In this edition: The 2020 story lines you don’t need to believe, the start of a dramatic Netroots convention, and a setback for Republican women in North Carolina.
I think the Philadelphia Action News theme should be the national anthem, and this is The Trailer.
The end of the second fundraising quarter, the launch of the president’s reelection campaign and the shuffle in Democratic primary polls since last month’s debate have kicked off a new phase in the 2020 election. From time to time, this newsletter likes to run through the story lines and narratives shaping the race; at this early stage, neither the race for the Democratic nomination nor the race for Congress is being shaped by daily events. Here is what’s on engaged voters’ minds, and what we know about it.
Trump won, so voters think anyone can win. This is turning out to be partially true. It’s an insight (or maybe a wish) that comes up again and again among Democratic voters: The last election scrambled their sense of reality, and it doesn’t make sense anymore to believe that an “unelectable” candidate exists. Steve Wormuth, a 35-year-old carpenter who came to see Sen. Bernie Sanders (I-Vt.) speak in Des Moines, said that his “credit was in the gutter” after an unexpectedly massive medical bill and that he fully supported the idea of a national health-care system.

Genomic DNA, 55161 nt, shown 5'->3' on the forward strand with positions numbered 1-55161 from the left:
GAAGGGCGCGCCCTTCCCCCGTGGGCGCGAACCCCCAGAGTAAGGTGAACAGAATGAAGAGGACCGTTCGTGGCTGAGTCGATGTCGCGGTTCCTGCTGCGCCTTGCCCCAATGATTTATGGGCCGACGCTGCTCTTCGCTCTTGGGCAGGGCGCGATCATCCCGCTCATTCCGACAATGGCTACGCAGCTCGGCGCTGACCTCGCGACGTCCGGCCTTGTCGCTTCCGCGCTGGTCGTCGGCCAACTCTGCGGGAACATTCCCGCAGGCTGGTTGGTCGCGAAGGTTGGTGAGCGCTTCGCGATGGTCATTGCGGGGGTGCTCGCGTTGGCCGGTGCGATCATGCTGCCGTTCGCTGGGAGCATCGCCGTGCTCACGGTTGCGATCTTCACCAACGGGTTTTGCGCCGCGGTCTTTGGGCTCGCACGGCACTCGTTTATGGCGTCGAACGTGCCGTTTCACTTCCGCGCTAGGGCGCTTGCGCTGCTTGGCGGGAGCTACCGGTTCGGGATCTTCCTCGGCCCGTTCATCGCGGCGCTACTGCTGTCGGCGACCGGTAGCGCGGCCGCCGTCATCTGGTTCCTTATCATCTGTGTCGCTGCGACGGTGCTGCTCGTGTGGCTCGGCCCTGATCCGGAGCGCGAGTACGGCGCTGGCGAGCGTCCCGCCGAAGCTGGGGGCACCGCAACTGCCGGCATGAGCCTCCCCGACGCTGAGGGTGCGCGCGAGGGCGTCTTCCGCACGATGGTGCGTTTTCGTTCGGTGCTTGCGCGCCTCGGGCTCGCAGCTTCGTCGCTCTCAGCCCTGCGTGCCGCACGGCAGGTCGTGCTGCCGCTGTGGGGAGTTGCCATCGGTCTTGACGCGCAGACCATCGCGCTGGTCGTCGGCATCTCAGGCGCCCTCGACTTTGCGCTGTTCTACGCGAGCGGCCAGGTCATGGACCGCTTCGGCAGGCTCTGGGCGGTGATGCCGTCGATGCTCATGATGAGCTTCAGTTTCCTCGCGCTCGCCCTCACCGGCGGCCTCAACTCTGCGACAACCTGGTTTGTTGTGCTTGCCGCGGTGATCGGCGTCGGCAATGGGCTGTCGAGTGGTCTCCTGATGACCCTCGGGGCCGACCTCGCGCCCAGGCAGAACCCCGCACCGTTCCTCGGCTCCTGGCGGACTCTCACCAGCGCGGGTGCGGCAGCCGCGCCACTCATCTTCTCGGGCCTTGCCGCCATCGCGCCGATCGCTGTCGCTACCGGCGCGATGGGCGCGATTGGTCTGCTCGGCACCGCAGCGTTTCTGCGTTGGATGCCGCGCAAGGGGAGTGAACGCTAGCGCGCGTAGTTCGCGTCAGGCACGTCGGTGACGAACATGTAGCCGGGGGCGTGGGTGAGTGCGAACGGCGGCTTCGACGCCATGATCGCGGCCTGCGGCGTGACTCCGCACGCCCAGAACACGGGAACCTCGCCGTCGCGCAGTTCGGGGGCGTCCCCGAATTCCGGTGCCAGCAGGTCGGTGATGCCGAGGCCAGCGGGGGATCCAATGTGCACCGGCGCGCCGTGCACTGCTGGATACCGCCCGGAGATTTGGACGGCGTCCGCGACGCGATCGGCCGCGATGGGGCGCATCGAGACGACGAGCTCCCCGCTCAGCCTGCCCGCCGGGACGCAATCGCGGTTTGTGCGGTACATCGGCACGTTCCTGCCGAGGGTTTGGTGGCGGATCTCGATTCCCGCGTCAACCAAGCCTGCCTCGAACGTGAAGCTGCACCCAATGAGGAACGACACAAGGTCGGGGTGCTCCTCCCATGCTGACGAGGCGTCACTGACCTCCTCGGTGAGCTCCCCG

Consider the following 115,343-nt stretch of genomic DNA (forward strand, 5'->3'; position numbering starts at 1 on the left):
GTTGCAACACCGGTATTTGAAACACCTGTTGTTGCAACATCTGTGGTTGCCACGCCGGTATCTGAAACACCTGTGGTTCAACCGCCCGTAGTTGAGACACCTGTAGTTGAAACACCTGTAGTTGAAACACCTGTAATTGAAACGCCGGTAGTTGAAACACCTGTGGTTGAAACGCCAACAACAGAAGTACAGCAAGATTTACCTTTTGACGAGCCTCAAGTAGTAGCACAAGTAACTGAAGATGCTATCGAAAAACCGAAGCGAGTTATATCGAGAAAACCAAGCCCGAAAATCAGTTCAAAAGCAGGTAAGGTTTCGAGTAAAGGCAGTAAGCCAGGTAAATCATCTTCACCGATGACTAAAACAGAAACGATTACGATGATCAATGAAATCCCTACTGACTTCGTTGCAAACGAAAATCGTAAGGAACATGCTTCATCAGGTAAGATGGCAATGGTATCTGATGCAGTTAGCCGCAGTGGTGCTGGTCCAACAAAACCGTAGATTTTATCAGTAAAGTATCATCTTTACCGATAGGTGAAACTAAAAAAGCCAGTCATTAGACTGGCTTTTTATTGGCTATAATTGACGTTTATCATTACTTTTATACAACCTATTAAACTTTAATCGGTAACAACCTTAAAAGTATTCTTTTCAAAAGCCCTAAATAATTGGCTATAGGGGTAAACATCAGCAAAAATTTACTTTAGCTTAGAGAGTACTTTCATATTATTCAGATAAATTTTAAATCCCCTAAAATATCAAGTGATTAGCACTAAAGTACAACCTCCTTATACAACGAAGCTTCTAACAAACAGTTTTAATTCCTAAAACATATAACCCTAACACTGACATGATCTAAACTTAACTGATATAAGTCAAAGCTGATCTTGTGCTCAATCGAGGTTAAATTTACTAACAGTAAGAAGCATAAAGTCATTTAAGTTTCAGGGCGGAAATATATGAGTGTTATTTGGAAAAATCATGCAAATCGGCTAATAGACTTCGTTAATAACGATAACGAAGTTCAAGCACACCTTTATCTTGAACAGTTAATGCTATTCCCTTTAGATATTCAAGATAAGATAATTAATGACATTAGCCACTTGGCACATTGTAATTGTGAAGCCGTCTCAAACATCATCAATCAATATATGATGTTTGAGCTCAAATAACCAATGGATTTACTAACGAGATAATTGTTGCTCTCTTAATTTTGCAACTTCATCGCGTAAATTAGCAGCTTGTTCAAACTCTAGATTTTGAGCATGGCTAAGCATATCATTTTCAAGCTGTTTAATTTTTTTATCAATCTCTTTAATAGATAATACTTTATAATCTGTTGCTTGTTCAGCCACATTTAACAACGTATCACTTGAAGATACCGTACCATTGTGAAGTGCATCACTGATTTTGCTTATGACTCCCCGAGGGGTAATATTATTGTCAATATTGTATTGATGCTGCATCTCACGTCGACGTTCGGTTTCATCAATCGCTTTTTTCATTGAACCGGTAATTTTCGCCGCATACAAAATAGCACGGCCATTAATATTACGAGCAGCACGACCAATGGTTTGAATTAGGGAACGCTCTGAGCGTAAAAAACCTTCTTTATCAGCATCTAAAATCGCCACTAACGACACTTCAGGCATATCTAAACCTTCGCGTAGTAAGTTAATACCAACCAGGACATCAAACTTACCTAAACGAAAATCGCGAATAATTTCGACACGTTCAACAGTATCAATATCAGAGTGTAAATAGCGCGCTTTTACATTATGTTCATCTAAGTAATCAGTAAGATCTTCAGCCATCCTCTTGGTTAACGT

“At this point, if you’re trying to say that saying one thing is going to turn people off, then look at Trump,” he said. “He says one thing after another and it doesn’t seem to affect him. He’s kind of turned politics on his head, and if the right can do that, why can’t the left do it, too?”
There’s a high-level worry from Democrats about the ideas drifting from the Democratic debates, and from town hall meetings, like replacing private insurance with Medicare or allowing undocumented immigrants to get public benefits. It has not yet sunk in among early-state voters; at this stage, voters see some individual candidates as left wing but are not nervous about individual issues.
Cindy Fitzgerald, a 62-year-old union organizer who came to see former vice president Joe Biden speak in Marshalltown, said she had ruled out Sanders in part because Republicans “would just call him a communist” and win the election by attacking his left-wing ideas.
“The free college stuff is why I can’t go for Bernie,” said Fitzgerald. “I like [Sen. Elizabeth] Warren, but she’s on that free college stuff too, and that’s a problem. And reparations? I don’t know where you even start with that. Those would be tough to run on.”
Biden can win back white voters who rejected Hillary Clinton. Maybe, if polling stays as strong for him as it has been. The snapshot numbers available to us suggest that Biden is in a stronger position with the voters who swung the Midwest: white voters who lack college degrees. The twist is that, at the moment, every Democrat does a bit better than Clinton did.